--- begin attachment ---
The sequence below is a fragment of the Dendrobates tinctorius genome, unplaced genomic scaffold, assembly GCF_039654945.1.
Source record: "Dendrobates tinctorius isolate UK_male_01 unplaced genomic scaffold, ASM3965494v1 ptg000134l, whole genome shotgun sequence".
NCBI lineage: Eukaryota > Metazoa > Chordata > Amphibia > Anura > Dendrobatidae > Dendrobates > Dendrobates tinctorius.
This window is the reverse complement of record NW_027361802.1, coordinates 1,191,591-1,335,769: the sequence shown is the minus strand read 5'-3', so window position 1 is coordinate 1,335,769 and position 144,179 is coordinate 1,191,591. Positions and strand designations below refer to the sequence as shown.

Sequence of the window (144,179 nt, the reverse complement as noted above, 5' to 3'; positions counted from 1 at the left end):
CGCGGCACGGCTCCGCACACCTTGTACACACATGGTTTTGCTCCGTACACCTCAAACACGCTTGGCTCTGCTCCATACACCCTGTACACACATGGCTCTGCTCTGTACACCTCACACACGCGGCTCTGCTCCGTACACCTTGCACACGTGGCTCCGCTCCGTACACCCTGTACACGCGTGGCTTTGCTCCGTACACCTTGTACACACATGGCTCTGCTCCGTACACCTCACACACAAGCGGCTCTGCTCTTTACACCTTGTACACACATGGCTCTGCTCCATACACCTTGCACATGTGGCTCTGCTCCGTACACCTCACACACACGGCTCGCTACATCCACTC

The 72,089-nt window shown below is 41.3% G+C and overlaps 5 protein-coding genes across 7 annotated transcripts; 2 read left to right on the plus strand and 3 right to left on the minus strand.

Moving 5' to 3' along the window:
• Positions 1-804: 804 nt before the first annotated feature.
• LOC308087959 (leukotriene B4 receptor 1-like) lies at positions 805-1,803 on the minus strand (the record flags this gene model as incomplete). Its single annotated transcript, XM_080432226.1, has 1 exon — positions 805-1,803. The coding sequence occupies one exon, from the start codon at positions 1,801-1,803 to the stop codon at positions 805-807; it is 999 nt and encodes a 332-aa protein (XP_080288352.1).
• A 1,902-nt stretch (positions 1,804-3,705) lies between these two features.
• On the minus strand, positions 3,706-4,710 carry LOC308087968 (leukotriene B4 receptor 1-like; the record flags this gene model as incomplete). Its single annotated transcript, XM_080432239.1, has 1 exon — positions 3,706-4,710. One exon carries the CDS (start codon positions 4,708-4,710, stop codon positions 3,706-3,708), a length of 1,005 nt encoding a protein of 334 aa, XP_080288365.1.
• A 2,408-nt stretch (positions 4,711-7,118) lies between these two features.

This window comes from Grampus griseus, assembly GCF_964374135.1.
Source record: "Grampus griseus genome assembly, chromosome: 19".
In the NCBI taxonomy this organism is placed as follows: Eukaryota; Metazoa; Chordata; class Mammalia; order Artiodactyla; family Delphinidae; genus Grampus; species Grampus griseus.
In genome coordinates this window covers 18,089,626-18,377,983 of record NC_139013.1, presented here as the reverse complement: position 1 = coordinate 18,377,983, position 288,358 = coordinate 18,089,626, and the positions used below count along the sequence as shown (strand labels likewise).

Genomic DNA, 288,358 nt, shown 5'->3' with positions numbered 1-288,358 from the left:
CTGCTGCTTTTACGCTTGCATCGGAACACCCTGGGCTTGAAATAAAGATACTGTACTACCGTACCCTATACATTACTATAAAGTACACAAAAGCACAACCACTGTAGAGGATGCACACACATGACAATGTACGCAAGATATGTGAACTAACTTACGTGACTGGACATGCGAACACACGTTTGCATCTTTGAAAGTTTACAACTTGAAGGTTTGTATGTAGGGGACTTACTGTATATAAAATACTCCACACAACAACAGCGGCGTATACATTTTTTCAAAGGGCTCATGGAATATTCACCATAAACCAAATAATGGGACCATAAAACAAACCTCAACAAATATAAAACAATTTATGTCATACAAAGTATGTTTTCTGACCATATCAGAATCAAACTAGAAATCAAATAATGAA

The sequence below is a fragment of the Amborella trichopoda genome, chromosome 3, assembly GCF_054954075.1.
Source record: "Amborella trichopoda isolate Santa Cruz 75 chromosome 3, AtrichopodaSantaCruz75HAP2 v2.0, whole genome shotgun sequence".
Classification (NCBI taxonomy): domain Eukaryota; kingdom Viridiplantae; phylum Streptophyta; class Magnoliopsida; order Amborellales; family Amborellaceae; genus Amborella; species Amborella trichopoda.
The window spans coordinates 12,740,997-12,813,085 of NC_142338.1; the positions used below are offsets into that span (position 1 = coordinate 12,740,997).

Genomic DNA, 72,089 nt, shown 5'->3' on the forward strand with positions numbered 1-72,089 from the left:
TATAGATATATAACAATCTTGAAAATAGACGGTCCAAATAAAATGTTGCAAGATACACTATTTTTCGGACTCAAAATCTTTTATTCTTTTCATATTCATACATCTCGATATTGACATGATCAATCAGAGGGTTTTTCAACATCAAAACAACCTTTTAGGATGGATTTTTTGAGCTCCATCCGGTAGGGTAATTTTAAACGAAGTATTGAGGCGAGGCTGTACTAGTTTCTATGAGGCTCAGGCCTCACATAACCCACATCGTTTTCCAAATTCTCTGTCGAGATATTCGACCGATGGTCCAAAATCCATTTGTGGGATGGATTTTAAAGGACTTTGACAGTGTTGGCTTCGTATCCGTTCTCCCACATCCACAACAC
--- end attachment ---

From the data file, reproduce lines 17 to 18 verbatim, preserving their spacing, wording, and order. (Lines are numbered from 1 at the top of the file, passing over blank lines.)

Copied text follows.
In genome coordinates this window covers 18,089,626-18,377,983 of record NC_139013.1, presented here as the reverse complement: position 1 = coordinate 18,377,983, position 288,358 = coordinate 18,089,626, and the positions used below count along the sequence as shown (strand labels likewise).

Genomic DNA, 288,358 nt, shown 5'->3' with positions numbered 1-288,358 from the left: